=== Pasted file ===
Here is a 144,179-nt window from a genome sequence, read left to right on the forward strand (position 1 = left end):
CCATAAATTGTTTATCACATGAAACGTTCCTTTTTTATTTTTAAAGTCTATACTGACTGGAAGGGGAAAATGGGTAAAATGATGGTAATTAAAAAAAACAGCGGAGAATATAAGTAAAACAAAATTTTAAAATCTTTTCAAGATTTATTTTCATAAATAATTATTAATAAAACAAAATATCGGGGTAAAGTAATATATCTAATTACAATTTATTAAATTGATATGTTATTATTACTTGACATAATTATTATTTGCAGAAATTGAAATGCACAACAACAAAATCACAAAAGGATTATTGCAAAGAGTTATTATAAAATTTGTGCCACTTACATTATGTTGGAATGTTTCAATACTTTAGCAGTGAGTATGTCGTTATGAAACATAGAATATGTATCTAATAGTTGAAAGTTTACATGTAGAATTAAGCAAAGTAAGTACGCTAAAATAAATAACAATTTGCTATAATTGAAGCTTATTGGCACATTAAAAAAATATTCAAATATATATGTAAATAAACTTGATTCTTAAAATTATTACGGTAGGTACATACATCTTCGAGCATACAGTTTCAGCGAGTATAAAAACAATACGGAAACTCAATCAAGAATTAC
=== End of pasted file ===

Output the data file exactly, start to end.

Here is a 144,179-nt window from a genome sequence, read left to right on the forward strand (position 1 = left end):
CCATAAATTGTTTATCACATGAAACGTTCCTTTTTTATTTTTAAAGTCTATACTGACTGGAAGGGGAAAATGGGTAAAATGATGGTAATTAAAAAAAACAGCGGAGAATATAAGTAAAACAAAATTTTAAAATCTTTTCAAGATTTATTTTCATAAATAATTATTAATAAAACAAAATATCGGGGTAAAGTAATATATCTAATTACAATTTATTAAATTGATATGTTATTATTACTTGACATAATTATTATTTGCAGAAATTGAAATGCACAACAACAAAATCACAAAAGGATTATTGCAAAGAGTTATTATAAAATTTGTGCCACTTACATTATGTTGGAATGTTTCAATACTTTAGCAGTGAGTATGTCGTTATGAAACATAGAATATGTATCTAATAGTTGAAAGTTTACATGTAGAATTAAGCAAAGTAAGTACGCTAAAATAAATAACAATTTGCTATAATTGAAGCTTATTGGCACATTAAAAAAATATTCAAATATATATGTAAATAAACTTGATTCTTAAAATTATTACGGTAGGTACATACATCTTCGAGCATACAGTTTCAGCGAGTATAAAAACAATACGGAAACTCAATCAAGAATTAC